“As a writer about matters of minutiae,” Handelzalts rushed to find out where exactly Duda had found that “stone from the Warsaw Ghetto.” Handelzalts, we must admit, spared no effort to solve this puzzle and bring truth to light. His investigation included the Museum of the History of Polish Jews in Warsaw, which is located in the former ghetto, to Yad Vashem and the Polish Foreign Ministry, as well as at the Polish embassy in Israel, and “the video clip in English which the Israeli Prime Minister’s Office uploaded.” Handelzalts’ strenuous efforts were fruitful and his mission successful.
“This was not a stone that the president of Poland ‘had brought with him from the Warsaw Ghetto,’” said Sherlock Handelzalts. Although one could have reached this conclusion by merely watching Prime Minister’s Office video clip, one must praise Handelzalts’ efforts to place the conclusion beyond any doubt. To this end he even referred to the Polish president’s office, which “confirmed by email that the stone had come from Warsaw, but not from the ghetto area, nor had it been presented as such.”
And how did this tragic mistake regarding the identity of the stone occur? Handelzalts provides an explanation offered by President Duda’s spokesperson: “Netanyahu had engaged in by President Duda, as ‘Warsaw Ghetto,’ over interpretation’ and understood the word ‘Warsaw’, as ‘Warsaw Ghetto’.”
One might have suggested this to be an honest mistake. After all President Duda carried the stone all the way from Warsaw “in his right-hand trouser pocket.” The more so since, as confirmed by Handelzalts, “Duda’s visit in Israel was in no small part focused on the decimation of Polish Jewry by the Germans on Polish soil.”
Yet please don’t underestimate this fatal mistake. Handelzalts speaks about these as “days of ‘post truth’” and gave his stone-breaking essay the title: “A Stone from Warsaw as an alternative fact,” no less.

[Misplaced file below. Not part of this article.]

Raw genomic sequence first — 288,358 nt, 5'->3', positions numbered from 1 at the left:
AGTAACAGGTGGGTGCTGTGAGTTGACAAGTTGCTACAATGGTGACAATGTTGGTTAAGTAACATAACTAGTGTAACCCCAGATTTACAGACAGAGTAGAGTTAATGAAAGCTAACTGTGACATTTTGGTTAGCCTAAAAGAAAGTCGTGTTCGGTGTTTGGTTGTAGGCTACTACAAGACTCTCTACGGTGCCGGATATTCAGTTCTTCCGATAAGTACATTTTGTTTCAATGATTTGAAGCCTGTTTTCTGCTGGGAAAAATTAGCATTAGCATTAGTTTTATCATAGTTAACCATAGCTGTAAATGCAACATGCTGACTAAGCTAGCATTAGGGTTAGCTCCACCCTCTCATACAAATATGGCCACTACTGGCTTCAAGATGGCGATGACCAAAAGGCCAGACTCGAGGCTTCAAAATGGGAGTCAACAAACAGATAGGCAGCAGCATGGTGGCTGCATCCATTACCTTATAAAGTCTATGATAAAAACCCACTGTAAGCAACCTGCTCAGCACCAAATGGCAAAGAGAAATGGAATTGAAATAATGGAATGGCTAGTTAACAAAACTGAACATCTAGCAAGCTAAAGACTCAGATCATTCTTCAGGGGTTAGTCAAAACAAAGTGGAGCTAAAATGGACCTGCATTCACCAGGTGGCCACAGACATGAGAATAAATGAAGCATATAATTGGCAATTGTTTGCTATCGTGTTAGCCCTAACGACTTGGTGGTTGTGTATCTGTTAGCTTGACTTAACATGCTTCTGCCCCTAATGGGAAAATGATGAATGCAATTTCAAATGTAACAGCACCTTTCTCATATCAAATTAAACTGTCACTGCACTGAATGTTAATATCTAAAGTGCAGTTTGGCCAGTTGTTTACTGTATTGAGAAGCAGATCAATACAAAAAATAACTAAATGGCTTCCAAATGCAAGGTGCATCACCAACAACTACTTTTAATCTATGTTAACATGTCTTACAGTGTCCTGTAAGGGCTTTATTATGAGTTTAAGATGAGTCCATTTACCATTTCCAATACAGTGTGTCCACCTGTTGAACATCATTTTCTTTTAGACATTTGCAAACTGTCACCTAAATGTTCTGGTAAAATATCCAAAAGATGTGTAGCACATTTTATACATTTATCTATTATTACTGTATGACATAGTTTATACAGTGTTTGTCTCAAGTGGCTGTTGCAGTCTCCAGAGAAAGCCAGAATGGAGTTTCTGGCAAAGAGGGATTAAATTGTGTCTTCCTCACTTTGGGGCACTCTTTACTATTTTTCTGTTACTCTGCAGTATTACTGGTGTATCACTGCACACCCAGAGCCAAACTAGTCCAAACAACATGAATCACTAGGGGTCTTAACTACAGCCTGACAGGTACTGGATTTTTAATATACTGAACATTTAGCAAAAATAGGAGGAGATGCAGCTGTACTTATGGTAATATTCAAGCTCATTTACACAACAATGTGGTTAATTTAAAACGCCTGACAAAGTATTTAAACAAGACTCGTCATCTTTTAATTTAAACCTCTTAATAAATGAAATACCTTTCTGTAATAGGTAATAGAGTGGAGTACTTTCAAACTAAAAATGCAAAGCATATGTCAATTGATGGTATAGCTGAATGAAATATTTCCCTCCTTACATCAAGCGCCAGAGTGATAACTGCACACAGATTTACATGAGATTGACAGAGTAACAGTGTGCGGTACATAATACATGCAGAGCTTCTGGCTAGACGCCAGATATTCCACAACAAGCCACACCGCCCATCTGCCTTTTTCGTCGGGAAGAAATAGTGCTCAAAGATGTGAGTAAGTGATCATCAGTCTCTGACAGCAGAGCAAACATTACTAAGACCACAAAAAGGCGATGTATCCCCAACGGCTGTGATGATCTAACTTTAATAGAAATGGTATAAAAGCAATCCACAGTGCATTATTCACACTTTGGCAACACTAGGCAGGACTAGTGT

It is thus that Handelzalts informs us that while “at least, my sense of insult as a Pole and a Jew was appeased, as an Israeli, I still feel considerable unease, to put it mildly, when politicians – led by the prime minister – use the word ‘Holocaust’ as a political prop of professional victims and insult the memory of its horrors, mainly in order to justify, in a very dangerous way, ‘processes’ that Israeli society is undergoing.”Haaretz
’s editors, too, celebrated Handelzalts’ dramatic findings. Not satisfied with including Handelzalts’ sensational essay in the op-ed section, they also put it at the top of the front page of the Internet edition. They moreover state dramatically: “That’s how Netanyahu builds the Shoah with a stone that was not from the Warsaw Ghetto.”
And what about Misgav? He addresses Netanyahu directly: “Your brother Yoni would have been ashamed of you. Go home and release us from your punishment and from your perils.”
And for those who wonder whether just because of one little stone Yoni should be ashamed and the prime minister should resign, one should notice that originally the essay included a further section. Following Netanyahu’s post some readers recalled Yoni’s participation in the 1973 “Operation Spring of Youth” assassinating three PLO leaders in Beirut.
This was too much for Misgav who reacted: “To Netanyahu’s shameful post several of his supporters reacted that they remember how Yoni led Operation Spring of Youth. Good that they did not mention how Yoni led the Warsaw Ghetto uprising... What does it matter that Yoni took no part in that operation i?”
But what can we do? Yoni did take part in the operation.
When faced with the fact by “Presspectiva,” a website dedicated to accuracy and accountability in Israeli media, Misgav delivered another typical reaction: “The mistake was already corrected. Thank you for your attention. I hope you will continue to carefully read Haaretz
. There is no newspaper like it!”
Well, he may be right about that.The author is dean of the Peres Academic Center Law School in Rehovot.